Professionalism- How do you answer the phone? How do you interact with customers? What is the image of the business? How do your technicians look? What does the shop look like from the front? There needs to be a process for everything. Do we see ourselves as professionals and on the same level as doctors/lawyers? Starts with the owner and leads to the industry as a whole. If you don’t have a professional shop how do you expect someone to want to come to work for you? Why arent the best technicians working in your shop? Why are people leaving the industry? Why is the average technician’s pay still only 50K?  85% of the industry isn’t paying attention, not thriving and not being successful  You don’t need to be cheap to be busy and fill shop- a busy shop often isn't a profitable shop 2nd largest investment for customers is their vehicle - duty and responsibility to give them choice for repairs. We provide transportation and safety.  Labor rates should reflect your competency and based on profit strategy  Culture of business- strive for a career mindset instead of job mindset culture, employees want to be a part of business and move it forward Solution? Professional association to abide by, standards, certification process to open a shop? What can you do right now? Define your target customer. Market to them and learn how to say no to the others Raise your prices now not later- stop having the fear that your customers won’t pay higher prices. Not everyone can afford to be your customer and that’s okay. $10 increase you can afford to lose 25% of clients and still make more. Don’t look at saving money to be profitable  Pay increase for employees- staff should know how revenue works, expenses etc. Net profit isn’t a dirty word. Need to be profitable on the bottom line to increase pay. Be successful as a team. Increased pay could be in form of vacation days, 401K, incentives, benefits. A special thanks to Bill Haas, Vic Tarasik, Cecil Bullard and Bob Greenwood for their contribution to the aftermarket. Books Page HERE Listen to all Remarkable Results Radio, For The Record and Town Hall Academy episodes. Facebook   Twitter  LinkedIn   Instagram  Youtube   Email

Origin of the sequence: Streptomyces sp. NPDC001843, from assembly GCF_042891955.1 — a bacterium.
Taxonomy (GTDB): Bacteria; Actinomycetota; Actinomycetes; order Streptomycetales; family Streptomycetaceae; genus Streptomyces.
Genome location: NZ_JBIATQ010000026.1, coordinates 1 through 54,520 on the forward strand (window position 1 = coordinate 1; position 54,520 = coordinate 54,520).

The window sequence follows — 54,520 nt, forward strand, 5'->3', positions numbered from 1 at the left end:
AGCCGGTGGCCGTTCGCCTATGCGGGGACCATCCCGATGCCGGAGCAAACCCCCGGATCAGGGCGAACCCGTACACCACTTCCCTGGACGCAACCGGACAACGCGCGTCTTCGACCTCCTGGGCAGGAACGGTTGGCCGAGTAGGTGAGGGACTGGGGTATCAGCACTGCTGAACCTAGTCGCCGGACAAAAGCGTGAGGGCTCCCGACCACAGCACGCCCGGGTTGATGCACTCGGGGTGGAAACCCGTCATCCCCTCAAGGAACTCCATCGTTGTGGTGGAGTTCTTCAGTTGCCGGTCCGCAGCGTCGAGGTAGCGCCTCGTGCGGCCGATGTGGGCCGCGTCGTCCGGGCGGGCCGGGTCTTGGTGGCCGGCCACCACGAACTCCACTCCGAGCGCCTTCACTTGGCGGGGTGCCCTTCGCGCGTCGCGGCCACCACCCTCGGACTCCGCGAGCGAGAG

Mobile Listening APP’s HERE
      Join the Ecosystem – Subscribe to the INSIDER NEWSLETTER HERE.
      Buy Carm a Cup of Coffee 

      This episode is brought to you by Shop-Ware Shop Management. It’s time to run your business at its fullest potential with the industry’s leading technology. Shop-Ware Shop Management will increase your efficiency with lightning-fast workflows, help your staff capture more sales every day, and create very happy customers who promote your business. Shops running Shop-Ware have More Time and generate More Profit—join them! Schedule a free live demonstration and find out how 30 minutes can transform your shop at getshopware.com

      This episode is brought to you by Shop Marketing Pros. Your guides are Kim and Brian Walker with a rich history as shop owners and industry veterans. When someone searches for a shop, who are they finding? Your competitors? It should be you! The good people over at Shop Marketing Pros know how to drive website traffic and make Google work for you! www.shopmarketingpros.com
      Click to go to the Podcast on Remarkable Results Radio
    • By carmcapriotto
      Justin Barrett is the owner and operator of Barrett Automotive, Cornelia, GA. He is excited about the future of this industry with autonomous vehicles and the role the independent repair shop will play in that arena, and with the changing landscape how we are going to have to be nimble and adapt to stay relevant.
      Leadership is something that is extremely challenging to him but rewarding when done right. He had some leadership failures and wins which are adding to his growth in that area. His biggest challenge right now is the same thing that he is working on and that is building a great team. In the last 18 months, he had gone from leading himself and one other to leading 6 and still adding to keep up with growth.  Find out more about Justin’s episodes HERE.
       
       
      Barrett Automotive Website HERE.
      Key Talking Points
      Justin’s toolbox has been at the business for 11 years, since the beginning- wants to be able to bring it home and work on the business instead of in the business 2 weeks of working in bays to catch everyone up turned into 6 weeks Saw production gaps between some of the technicians- was able to work side by side and teach younger technicians how he plans his work and gets it done. See if you can combine work orders. Realized the need for more SOP’s for the shop to follow for both in the bays and in the office  Downside- losing focus on business Had technician from dealership lined up to come work in business to replace his spot- technician ultimately decided to stay at the dealership. When the technician told Justin he was staying, Justin left things on very good terms to keep an open door for possible future. A customer came in for his BMW evacuate the refrigerant so he could replace the compressor- was back in the shop within an hour and a half time. Justin and the service advisor were impressed and asked about his experience. He loves working on cars but never worked in a professional setting. Gave him an application and is currently working in the shop on a trial basis. Considering implementing an apprentice program for him.